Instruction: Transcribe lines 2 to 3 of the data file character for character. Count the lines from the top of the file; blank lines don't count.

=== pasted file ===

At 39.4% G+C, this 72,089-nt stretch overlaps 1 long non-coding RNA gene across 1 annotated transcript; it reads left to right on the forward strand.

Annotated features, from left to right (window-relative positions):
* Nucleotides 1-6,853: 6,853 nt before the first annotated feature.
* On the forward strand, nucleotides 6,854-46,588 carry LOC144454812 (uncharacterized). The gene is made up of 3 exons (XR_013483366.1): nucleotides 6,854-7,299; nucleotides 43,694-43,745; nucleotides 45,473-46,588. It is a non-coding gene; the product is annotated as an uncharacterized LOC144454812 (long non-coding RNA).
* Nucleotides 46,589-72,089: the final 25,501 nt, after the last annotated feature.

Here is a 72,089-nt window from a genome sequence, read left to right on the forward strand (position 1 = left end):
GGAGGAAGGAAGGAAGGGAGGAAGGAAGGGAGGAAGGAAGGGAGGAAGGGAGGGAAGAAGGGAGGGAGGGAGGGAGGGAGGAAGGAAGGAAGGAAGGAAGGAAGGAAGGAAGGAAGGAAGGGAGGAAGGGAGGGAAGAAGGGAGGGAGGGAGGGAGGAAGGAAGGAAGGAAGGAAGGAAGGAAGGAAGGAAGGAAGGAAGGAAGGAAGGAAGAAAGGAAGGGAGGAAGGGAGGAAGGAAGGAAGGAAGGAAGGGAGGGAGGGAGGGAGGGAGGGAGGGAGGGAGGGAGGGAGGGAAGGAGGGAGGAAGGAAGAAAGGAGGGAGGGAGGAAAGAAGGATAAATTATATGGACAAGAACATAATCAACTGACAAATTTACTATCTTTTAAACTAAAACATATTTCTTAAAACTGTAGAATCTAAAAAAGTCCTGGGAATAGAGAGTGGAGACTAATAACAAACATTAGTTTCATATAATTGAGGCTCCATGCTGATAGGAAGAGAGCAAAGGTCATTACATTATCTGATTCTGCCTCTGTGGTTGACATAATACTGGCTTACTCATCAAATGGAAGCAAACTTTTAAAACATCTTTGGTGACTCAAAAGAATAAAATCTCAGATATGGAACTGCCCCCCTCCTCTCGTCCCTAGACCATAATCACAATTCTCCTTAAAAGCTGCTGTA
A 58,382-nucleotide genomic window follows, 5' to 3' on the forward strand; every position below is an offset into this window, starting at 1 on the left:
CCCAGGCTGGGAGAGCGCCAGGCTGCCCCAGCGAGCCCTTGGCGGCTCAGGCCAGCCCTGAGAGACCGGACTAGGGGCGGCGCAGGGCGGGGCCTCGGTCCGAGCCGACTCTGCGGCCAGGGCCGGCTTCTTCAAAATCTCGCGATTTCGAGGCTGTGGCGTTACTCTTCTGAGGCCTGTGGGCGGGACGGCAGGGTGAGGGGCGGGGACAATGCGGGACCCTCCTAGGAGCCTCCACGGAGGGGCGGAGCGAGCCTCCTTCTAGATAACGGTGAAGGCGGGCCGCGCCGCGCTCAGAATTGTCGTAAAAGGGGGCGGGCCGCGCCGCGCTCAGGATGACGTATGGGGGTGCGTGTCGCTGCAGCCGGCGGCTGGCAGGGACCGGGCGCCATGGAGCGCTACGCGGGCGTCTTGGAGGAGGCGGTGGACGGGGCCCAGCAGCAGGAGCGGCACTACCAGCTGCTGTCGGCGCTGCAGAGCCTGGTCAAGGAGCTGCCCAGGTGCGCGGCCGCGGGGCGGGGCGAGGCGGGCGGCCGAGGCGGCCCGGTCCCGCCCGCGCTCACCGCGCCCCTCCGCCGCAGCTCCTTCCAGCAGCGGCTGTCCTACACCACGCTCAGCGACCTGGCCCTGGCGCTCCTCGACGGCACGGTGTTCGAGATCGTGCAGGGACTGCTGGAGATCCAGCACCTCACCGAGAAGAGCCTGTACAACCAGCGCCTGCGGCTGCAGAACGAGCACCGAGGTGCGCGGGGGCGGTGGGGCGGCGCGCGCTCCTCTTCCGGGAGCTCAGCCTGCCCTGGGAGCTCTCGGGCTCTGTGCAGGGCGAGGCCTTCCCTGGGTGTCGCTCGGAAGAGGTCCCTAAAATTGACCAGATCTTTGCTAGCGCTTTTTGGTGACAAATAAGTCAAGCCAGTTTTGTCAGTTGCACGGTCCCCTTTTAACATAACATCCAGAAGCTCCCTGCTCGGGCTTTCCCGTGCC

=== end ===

Annotated features, from left to right (window-relative positions):
* Nucleotides 1-6,853: 6,853 nt before the first annotated feature.